All adults will be vaccinated by autumn, says Matt Hancock
The UK government is facing calls for a “total clampdown” on social interaction to bring down coronavirus infection rates, with nurseries and places of worship closed this month.
Anthony Costello, a professor of global health at UCL and former WHO official, warned that the country was in a “national crisis” and needed to introduce a stricter lockdown to prevent deaths and the possibility of further damaging virus mutations.
“We should have no nurseries open, no synagogues, no churches, no mosques. We should have compulsory masks, two-metre distancing,” Mr Costello told the Sunday Mirror.
As the UK’s mass vaccination campaign continues to rollout, Professor Whitty said that the only way to prevent avoidable deaths was for the public to stay home wherever possible.
Lib Dems question Hancock’s claims on teacher safety
Liberal Democrat education spokesperson Daisy Cooper has questioned Matt Hancock’s assertion that teachers are “no more at risk” of catching Covid than other groups during the second wave of infections.
“Pupils, parents and teachers will be hugely frustrated by these mixed messages on schools,” Ms Cooper said.
“They deserve to know why the health secretary is saying that teachers are no more at risk of catching Covid whilst just a few days ago, the prime minister said that schools are vectors of transmission.
“Schools have been trying for months to get this vital information and have been blocked at every turn.
“The government needs to come clean and publish the figures.”
Conrad Duncan10 January 2021 12:58
Exclusive: Covid crisis will force councils to make ‘deep cuts’ to services
Councils across England will be forced to make unprecedented cuts to services in the coming years due to multi-million-pound black holes in their funding, according to figures from the Local Government Association.
Data showed that councils would be forced to find £1.1bn in 2020-21, with the figure potentially rising to £2.2bn due to the continued impact of the pandemic.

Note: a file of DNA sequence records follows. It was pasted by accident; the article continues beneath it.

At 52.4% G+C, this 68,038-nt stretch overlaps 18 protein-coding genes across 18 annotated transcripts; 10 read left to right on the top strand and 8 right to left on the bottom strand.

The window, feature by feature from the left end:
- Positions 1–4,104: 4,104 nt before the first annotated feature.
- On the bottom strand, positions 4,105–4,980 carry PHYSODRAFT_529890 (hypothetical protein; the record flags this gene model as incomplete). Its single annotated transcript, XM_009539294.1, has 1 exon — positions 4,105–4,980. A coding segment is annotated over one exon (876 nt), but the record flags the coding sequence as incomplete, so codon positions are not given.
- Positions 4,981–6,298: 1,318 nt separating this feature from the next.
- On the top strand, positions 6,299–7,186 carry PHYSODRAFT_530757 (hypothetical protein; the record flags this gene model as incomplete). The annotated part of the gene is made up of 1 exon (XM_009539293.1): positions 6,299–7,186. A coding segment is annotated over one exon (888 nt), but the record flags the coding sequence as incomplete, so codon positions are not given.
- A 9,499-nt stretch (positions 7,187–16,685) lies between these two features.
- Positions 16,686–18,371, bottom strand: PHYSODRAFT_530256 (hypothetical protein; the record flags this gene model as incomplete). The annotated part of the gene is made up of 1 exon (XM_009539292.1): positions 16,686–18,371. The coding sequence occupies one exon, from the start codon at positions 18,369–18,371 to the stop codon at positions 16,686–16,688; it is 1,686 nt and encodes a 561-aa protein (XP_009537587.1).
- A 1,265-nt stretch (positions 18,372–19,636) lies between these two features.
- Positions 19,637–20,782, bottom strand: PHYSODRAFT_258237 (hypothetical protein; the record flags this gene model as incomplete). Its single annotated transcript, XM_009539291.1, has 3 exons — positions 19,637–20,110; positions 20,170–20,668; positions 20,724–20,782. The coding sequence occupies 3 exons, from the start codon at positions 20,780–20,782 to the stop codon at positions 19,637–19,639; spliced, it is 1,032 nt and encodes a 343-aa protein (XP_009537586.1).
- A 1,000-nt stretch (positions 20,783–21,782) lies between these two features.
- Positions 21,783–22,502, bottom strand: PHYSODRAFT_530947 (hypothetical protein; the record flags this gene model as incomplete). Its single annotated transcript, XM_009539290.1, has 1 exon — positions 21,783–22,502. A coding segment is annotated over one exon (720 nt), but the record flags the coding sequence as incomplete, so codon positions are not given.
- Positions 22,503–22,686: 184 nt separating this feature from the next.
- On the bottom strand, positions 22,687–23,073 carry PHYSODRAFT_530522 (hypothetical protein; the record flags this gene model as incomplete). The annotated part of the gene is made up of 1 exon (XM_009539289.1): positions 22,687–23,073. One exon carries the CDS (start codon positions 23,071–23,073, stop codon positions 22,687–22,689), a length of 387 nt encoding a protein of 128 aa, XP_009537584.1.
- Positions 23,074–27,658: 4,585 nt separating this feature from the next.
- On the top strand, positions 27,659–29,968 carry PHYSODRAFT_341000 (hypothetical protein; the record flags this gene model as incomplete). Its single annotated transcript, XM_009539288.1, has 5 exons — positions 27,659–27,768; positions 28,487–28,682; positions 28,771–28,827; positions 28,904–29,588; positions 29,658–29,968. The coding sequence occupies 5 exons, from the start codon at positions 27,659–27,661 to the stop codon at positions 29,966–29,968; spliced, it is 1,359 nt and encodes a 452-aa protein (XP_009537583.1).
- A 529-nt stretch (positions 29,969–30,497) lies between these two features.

Our reporter, Jane Dalton, has the full story below:
Conrad Duncan10 January 2021 12:48
Coronavirus not showing signs of ‘abating’ in Scotland, minister says
Coronavirus has not shown much sign of “abating” in Scotland yet, the country’s deputy first minister has said.
John Swinney warned that the nation was facing “a very alarming situation” with the virus as he refused to rule out tougher restrictions on Sunday.
Manufacturing, construction work and professional sports have been allowed to continue during Scotland’s current lockdown, but were not allowed in the first wave in March.
“I don’t think I’m revealing a state secret when I say that the debate within cabinet was not whether we were going too far but whether we were going far enough,” Mr Swinney told Politics Scotland.
Despite the new measures put in place, he added: “[The virus] doesn’t show much sign of abating to any extent.
“We’re seeing case numbers which are hovering around 2,000 per day… so we’ve got an accelerating situation on our hands and we have to constantly review whether more restrictions are required.
“We remain open to considering further restrictions if they are necessary.”
Conrad Duncan10 January 2021 12:31
Majority in Japan want Tokyo Olympics to be cancelled or delayed, survey finds
About 80 per cent of people in Japan have said that this year’s Tokyo Olympics should be either cancelled or delayed due to the ongoing coronavirus pandemic, a poll by the local Kyodo News agency has found.
The survey found 35.3 per cent of respondents wanted the Games to be cancelled and 44.8 per cent favoured another delay.
The event is currently scheduled to be held from 23 July to 8 August in the Japanese capital.
Prime minister Yoshihide Suga declared a state of emergency for the greater Tokyo region on Thursday and could extend the measure to other areas as the country struggles to contain a surge in infections.
Conrad Duncan10 January 2021 12:16
Government rolls out rapid Covid testing programme despite criticism
The government is set to roll out asymptomatic testing across the whole of England in a bid to curb the rapid spread of coronavirus, despite concerns surrounding the accuracy of the tests.
Local authorities have been told to specifically target people who are unable to work from home during the current lockdown with tests which can return results within 30 minutes.
Our reporter, Samuel Lovett, has the full story below:
Conrad Duncan10 January 2021 11:58